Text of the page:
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Most Churches Are Welcoming and Affirming

We please God and do well to others by loving them without compromise. We fail in this when we re-write the rules for ourselves or others. A real woman, similar to our imaginary visitor—same-sex attracted, living with her girlfriend at the time of her writing—speaks to each of us from the honesty and depth of her heart:

To those of you who would change the church to accept the gay community and its lifestyle: You give us no hope at all. To those of us who know God’s word and will not dilute it to fit our desires, we ask you to read John’s letter to the church in Pergamum. “I have a few things against you: You have people there … who taught Balak to entice the Israelites to sin by eating food sacrificed to idols and by committing sexual immorality. … Repent therefore!”  You are willing to compromise the word of God to be politically correct. We are not deceived. If we accept your willingness to compromise, then we must also compromise. We must therefore accept your lying, your adultery, your lust, your idolatry, your addictions, YOUR sins. “He who has an ear, let him hear what the Spirit says to the churches.” (emphasis in original)

She concludes:

We do not ask for your acceptance of our sins any more than we accept yours. We simply ask for the same support, love, guidance and most of all hope that is given to the rest of your congregation. We are your brothers and sisters in Christ. We are not what we shall be, but thank God, we are not what we were. Let us work together to see that we all arrive safely home.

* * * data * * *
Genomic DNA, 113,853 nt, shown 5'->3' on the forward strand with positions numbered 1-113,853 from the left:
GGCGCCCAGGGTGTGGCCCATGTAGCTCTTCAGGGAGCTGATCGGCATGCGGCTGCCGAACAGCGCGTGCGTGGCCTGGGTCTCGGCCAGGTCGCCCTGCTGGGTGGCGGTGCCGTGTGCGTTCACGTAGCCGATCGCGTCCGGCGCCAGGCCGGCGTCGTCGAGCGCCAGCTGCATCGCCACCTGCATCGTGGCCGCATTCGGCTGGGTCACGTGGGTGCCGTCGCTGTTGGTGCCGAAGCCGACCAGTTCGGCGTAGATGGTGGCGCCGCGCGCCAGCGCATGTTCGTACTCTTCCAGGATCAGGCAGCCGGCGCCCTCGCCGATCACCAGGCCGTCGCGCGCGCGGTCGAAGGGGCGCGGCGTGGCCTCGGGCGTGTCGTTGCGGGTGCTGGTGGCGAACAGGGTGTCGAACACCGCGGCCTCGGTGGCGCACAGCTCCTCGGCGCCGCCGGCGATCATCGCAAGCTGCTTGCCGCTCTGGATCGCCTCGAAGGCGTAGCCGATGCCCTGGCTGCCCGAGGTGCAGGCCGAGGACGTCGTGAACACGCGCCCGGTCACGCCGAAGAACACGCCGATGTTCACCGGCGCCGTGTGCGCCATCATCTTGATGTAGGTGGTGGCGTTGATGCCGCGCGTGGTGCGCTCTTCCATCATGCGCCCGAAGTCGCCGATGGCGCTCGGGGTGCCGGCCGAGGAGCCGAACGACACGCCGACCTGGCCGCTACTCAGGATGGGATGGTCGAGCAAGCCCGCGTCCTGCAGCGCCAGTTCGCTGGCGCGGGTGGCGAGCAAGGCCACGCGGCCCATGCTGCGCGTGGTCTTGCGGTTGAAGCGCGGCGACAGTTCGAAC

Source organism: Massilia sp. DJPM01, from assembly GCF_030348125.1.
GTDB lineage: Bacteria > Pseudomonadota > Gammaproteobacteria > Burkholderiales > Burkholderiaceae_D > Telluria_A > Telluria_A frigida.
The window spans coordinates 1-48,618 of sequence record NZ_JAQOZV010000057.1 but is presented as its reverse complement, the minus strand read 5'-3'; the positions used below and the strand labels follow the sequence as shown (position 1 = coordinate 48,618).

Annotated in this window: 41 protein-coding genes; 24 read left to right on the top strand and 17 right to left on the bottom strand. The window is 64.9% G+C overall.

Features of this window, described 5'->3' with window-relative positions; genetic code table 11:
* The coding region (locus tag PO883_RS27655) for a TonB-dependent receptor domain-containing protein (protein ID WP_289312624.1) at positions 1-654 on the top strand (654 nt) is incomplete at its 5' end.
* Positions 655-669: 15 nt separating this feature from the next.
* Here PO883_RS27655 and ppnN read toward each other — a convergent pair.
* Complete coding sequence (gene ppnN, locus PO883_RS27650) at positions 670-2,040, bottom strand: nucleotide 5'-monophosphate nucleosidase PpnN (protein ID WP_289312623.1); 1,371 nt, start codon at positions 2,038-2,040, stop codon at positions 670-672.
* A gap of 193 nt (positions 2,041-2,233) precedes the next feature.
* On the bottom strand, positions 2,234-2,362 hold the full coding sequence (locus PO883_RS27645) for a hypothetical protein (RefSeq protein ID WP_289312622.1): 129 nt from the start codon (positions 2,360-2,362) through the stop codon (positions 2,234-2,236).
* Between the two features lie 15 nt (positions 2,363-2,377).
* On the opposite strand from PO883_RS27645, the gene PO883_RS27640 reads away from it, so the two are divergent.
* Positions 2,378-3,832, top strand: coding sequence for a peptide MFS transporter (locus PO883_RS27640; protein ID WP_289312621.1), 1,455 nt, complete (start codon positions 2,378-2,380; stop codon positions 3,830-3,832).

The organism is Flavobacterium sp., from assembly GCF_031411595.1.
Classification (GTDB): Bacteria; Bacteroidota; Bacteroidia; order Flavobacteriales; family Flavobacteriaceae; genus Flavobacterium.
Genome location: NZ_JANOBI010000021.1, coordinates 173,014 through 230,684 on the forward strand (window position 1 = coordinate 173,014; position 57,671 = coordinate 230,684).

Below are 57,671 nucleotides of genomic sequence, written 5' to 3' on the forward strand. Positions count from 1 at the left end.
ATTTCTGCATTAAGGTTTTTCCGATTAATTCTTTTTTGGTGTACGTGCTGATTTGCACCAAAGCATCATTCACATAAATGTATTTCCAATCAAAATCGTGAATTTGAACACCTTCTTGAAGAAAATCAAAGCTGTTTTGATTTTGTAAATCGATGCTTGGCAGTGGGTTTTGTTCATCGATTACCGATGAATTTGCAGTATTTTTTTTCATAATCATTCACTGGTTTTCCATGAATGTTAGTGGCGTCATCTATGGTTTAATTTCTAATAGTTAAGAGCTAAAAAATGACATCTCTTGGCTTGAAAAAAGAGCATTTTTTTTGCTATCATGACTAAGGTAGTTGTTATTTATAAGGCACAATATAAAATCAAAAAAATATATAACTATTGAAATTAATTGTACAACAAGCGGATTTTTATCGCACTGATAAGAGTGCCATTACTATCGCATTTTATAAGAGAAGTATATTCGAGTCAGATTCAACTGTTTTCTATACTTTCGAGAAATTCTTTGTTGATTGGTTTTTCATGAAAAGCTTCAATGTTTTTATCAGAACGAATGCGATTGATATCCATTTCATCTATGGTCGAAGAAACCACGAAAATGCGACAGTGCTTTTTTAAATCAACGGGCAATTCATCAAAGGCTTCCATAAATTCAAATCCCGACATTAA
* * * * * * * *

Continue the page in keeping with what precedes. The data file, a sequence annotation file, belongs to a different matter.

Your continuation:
A Sister in Christ

This is indeed a difficult issue for many today. But we don’t help anyone by carving out two stark and polar opposite positions—welcome or reject, affirm or excoriate.

The truth, like life, typically lies somewhere in between the extremes. Getting there is not always easy, but it is worth the pursuit and struggle. We have no choice but to be like Christ our Lord, “the only Son from the Father, full of grace and truth” (John 1:14).

The proper balance is found in being crazy full of grace and crazy full of truth.  

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Glenn T. Stanton is the director of family formation studies at Focus on the Family and the author of many books, most recently, Loving My (LGBT) Neighbor (Moody) and The Family Project (Tyndale).